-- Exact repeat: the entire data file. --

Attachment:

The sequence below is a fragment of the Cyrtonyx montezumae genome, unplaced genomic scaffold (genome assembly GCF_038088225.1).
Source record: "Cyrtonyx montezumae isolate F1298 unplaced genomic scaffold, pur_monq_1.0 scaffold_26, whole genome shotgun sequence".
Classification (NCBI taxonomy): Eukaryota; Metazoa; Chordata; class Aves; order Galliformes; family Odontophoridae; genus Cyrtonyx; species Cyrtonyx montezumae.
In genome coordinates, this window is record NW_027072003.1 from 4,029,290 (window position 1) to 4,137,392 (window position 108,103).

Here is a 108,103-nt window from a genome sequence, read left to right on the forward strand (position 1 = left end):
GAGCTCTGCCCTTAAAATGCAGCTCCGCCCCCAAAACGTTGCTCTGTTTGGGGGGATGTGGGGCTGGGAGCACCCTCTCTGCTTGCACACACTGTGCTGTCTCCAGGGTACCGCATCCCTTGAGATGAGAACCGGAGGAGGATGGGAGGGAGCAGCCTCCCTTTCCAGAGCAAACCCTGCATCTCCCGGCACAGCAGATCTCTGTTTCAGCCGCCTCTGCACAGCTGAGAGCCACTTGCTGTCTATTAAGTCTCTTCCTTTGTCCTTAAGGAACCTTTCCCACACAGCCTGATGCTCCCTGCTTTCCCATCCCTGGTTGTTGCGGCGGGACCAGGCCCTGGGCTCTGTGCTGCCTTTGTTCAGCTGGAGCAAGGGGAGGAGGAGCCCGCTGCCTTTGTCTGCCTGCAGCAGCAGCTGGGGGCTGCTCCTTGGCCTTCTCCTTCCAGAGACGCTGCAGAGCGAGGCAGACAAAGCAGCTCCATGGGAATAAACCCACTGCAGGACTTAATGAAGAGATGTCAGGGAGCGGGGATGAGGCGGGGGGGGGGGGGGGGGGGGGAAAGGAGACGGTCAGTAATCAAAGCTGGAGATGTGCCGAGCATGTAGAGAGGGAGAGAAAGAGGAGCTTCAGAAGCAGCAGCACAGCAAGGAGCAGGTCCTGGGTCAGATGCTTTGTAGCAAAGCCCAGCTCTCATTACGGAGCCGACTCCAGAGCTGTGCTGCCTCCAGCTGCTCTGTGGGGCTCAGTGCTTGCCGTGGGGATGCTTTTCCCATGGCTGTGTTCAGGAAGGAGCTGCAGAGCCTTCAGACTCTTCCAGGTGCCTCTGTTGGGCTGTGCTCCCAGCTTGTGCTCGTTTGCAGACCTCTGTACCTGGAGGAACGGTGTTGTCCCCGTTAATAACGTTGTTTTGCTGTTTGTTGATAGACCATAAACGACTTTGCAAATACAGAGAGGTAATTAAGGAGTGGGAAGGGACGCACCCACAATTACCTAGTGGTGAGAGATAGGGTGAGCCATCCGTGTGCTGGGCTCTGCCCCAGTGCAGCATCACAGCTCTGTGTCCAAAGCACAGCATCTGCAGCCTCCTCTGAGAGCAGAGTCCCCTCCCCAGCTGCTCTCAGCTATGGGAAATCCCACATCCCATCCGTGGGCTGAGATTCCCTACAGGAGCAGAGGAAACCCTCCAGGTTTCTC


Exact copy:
The sequence below is a fragment of the Cyrtonyx montezumae genome, unplaced genomic scaffold (genome assembly GCF_038088225.1).
Source record: "Cyrtonyx montezumae isolate F1298 unplaced genomic scaffold, pur_monq_1.0 scaffold_26, whole genome shotgun sequence".
Classification (NCBI taxonomy): Eukaryota; Metazoa; Chordata; class Aves; order Galliformes; family Odontophoridae; genus Cyrtonyx; species Cyrtonyx montezumae.
In genome coordinates, this window is record NW_027072003.1 from 4,029,290 (window position 1) to 4,137,392 (window position 108,103).

Here is a 108,103-nt window from a genome sequence, read left to right on the forward strand (position 1 = left end):
GAGCTCTGCCCTTAAAATGCAGCTCCGCCCCCAAAACGTTGCTCTGTTTGGGGGGATGTGGGGCTGGGAGCACCCTCTCTGCTTGCACACACTGTGCTGTCTCCAGGGTACCGCATCCCTTGAGATGAGAACCGGAGGAGGATGGGAGGGAGCAGCCTCCCTTTCCAGAGCAAACCCTGCATCTCCCGGCACAGCAGATCTCTGTTTCAGCCGCCTCTGCACAGCTGAGAGCCACTTGCTGTCTATTAAGTCTCTTCCTTTGTCCTTAAGGAACCTTTCCCACACAGCCTGATGCTCCCTGCTTTCCCATCCCTGGTTGTTGCGGCGGGACCAGGCCCTGGGCTCTGTGCTGCCTTTGTTCAGCTGGAGCAAGGGGAGGAGGAGCCCGCTGCCTTTGTCTGCCTGCAGCAGCAGCTGGGGGCTGCTCCTTGGCCTTCTCCTTCCAGAGACGCTGCAGAGCGAGGCAGACAAAGCAGCTCCATGGGAATAAACCCACTGCAGGACTTAATGAAGAGATGTCAGGGAGCGGGGATGAGGCGGGGGGGGGGGGGGGGGGGGGAAAGGAGACGGTCAGTAATCAAAGCTGGAGATGTGCCGAGCATGTAGAGAGGGAGAGAAAGAGGAGCTTCAGAAGCAGCAGCACAGCAAGGAGCAGGTCCTGGGTCAGATGCTTTGTAGCAAAGCCCAGCTCTCATTACGGAGCCGACTCCAGAGCTGTGCTGCCTCCAGCTGCTCTGTGGGGCTCAGTGCTTGCCGTGGGGATGCTTTTCCCATGGCTGTGTTCAGGAAGGAGCTGCAGAGCCTTCAGACTCTTCCAGGTGCCTCTGTTGGGCTGTGCTCCCAGCTTGTGCTCGTTTGCAGACCTCTGTACCTGGAGGAACGGTGTTGTCCCCGTTAATAACGTTGTTTTGCTGTTTGTTGATAGACCATAAACGACTTTGCAAATACAGAGAGGTAATTAAGGAGTGGGAAGGGACGCACCCACAATTACCTAGTGGTGAGAGATAGGGTGAGCCATCCGTGTGCTGGGCTCTGCCCCAGTGCAGCATCACAGCTCTGTGTCCAAAGCACAGCATCTGCAGCCTCCTCTGAGAGCAGAGTCCCCTCCCCAGCTGCTCTCAGCTATGGGAAATCCCACATCCCATCCGTGGGCTGAGATTCCCTACAGGAGCAGAGGAAACCCTCCAGGTTTCTC